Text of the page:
If that was even remotely true then we would have proof years ago! How many times has a witness stated, “I never believed in ghosts until…?” I have never heard anyone say, “I used to believe in ghosts until….”

The truth of the matter is that smart intelligent people who don’t believe in ghosts ranging from heads of state, doctors, lawyers, scientists and teachers have experienced activity “that they could not explain.” In fact, it is increasingly difficult for believers to get activity to occur on cue. A decent researcher can quickly debunk even the simplest activity, but that still leaves 10 to 15% of cases where activity has been recorded that cannot be explained. Even though we can’t prevent the most uneducated and itinerant from making reports, there are enough educated and rational witnesses to drown them out.

“If I saw ghosts in my house, I’d be out the same day.”

Oh, skeptics love this excuse to berate witnesses. The concept is that if your house is haunted, why would you stay or why did you stay so long? It’s like the first conclusion on the prelude to a hoax theory, but the truth is that human beings are more intelligent and inquisitive than you expect, sometimes even distracted, and contrary to the “Casper” cartoons, people do investigate strange noises and sights and often pass on them. It is usually until the activity becomes hard to ignore, anywhere from a few months to more than a year, that an intelligent home-owner might choose to start steering toward, “I’m starting to wonder if this place might be haunted.” Meanwhile, the uneducated that have been force-fed over fifty years of Hollywood horror movies are under the misconception that ghosts start from Day-One to try and drive you out of the house. The major bane of any paranormal researcher is that ghosts don’t perform on cue, and as much as you prefer to believe it, there is no such thing as a mass hallucination. If eleven people watch the exact same figure cross before them, guess what? They’re likely explaining something they saw but can’t explain.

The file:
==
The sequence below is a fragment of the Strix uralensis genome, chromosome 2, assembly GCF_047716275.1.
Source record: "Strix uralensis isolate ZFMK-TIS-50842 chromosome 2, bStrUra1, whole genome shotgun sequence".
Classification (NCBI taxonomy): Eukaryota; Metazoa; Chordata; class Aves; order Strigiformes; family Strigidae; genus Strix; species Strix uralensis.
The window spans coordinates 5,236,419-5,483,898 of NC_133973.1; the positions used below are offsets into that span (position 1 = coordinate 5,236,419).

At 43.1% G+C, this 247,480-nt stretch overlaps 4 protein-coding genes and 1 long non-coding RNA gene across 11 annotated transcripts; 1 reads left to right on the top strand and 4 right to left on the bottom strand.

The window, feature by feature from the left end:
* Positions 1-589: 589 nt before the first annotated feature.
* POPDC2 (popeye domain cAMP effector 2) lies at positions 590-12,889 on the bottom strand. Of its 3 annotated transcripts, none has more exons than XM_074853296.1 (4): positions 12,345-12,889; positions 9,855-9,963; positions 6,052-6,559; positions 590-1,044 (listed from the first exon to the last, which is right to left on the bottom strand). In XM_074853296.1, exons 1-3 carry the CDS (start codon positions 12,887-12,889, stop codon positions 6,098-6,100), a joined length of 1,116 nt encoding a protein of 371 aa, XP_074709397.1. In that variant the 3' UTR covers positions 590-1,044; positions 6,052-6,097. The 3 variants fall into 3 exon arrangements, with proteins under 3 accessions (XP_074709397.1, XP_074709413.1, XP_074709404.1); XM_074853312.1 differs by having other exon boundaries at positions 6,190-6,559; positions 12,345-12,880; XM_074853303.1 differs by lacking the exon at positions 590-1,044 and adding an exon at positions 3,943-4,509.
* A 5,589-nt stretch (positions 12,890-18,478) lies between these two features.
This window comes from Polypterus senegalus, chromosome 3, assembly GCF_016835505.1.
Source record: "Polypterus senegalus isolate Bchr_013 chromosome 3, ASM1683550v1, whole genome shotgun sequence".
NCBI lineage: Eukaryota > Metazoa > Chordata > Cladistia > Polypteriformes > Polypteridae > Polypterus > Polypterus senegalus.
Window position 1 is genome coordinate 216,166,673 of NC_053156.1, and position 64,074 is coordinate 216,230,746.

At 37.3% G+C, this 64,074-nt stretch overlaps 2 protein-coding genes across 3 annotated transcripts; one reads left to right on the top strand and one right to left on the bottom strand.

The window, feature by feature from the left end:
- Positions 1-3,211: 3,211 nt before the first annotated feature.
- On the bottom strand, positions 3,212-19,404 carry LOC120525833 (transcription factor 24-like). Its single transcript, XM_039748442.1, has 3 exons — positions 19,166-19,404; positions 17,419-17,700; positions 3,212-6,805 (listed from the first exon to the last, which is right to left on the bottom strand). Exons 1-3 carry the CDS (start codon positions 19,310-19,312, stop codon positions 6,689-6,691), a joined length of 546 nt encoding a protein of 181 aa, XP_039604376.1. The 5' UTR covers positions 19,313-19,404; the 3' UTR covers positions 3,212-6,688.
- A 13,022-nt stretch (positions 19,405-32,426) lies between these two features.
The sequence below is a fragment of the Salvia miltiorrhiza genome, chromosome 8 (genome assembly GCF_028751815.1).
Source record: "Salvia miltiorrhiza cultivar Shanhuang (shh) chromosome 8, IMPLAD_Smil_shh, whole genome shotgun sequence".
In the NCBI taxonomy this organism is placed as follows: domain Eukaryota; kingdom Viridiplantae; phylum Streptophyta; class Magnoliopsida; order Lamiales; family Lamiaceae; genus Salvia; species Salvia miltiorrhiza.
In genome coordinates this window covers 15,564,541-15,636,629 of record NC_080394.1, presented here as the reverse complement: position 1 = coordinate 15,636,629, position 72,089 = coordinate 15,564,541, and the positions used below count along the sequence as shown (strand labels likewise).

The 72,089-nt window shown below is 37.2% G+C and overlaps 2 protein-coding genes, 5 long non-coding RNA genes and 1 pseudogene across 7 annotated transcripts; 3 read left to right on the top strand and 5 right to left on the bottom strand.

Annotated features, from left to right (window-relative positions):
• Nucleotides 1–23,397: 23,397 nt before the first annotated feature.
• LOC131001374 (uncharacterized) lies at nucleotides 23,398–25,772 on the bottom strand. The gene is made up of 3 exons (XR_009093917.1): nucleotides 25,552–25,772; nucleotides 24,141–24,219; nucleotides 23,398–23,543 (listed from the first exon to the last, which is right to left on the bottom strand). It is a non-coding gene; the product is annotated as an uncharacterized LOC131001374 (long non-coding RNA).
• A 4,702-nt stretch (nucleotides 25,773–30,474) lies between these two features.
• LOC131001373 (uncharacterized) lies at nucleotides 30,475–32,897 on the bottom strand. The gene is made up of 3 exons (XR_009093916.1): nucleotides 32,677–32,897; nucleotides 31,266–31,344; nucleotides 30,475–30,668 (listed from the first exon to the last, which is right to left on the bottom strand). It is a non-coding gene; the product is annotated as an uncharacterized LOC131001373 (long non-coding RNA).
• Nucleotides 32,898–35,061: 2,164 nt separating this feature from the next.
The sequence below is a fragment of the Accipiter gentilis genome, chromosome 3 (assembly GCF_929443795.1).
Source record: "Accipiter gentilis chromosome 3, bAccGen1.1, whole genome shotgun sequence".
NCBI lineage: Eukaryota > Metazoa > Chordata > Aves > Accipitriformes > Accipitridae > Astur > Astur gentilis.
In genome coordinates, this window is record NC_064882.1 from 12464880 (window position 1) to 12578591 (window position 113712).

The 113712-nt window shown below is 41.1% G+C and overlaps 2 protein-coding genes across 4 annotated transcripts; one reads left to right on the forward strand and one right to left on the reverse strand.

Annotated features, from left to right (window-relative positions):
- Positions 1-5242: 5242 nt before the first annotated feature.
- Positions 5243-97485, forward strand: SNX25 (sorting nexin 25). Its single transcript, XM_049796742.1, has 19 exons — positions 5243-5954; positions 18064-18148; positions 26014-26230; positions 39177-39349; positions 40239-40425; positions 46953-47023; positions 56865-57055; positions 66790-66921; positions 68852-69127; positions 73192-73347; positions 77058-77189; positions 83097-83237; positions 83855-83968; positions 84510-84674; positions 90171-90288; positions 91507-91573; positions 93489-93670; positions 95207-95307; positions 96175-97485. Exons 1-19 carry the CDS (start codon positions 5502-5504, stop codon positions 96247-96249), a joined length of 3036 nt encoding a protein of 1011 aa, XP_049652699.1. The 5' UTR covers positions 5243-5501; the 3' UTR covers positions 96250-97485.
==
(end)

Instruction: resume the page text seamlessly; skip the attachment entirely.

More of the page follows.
You saw a ghost? Oh, well, I saw a leprechaun.”

People have a right to be as obnoxious and uneducated as they want to be. You can’t stop the ignorant from showing their contempt to things about which they just don’t want to learn anything relevant. Only an educated person is going to know the difference between the “legendary” and the “mythological.” One has a fossil record, the other has an oral history. However, a paranormal history of sightings stretches back to the Roman Empire and covers practically every civilization on Earth along with a strong record of evidence consisting of photos, recordings, witness accounts and scientific anomalies. Can you say the same thing for leprechauns?

The Amityville Horror was proven to be a hoax.”

Uh, actually, it was never properly researched. The hoax claims were all derived from the book Jay Anson wrote that was based on the true stories on the Lutz family’s experiences and further embellished by the creators of the movies, but beyond the Warrens in March 1976 and Hans Holzer in January 1977, a serious scientific investigation has never been performed. The movie was a hoax based on actual accounts, but the actual stories of the Lutz family have never been truthfully been told. In fact, Ronnie Defeo never reportedly said “voices made him do it” until long after the movie came out and became a success. The Lutzes never received a dime from the movie franchise, but DeFeo’s lawyer did try to use the publicity to start an insanity plea after the fact.

So, if you don’t want to believe in ghosts, I don’t care, but at least do some research on the field you’re attacking before making up your own ridiculous conclusions.

William Collins
William C. Uchtman has spent much of life listing haunted locales from across the world. He is the author of “Volunteer Ghosts,” a book dedicated to listing obscure haunted houses in Tennessee. He is also the creator of the Collinsport Ghost Society website (The Collinsport Ghost Society, a fictional ghost society for fictional haunted locations from television and the movies. He also maintains or is affiliated with the following websites: * The Nitpicker Society for Dark Shadows * The Official Guide to the Mythological Universe * Unsolved Mysteries Wikia * The Our Gang Wikia * The Marvel Appendix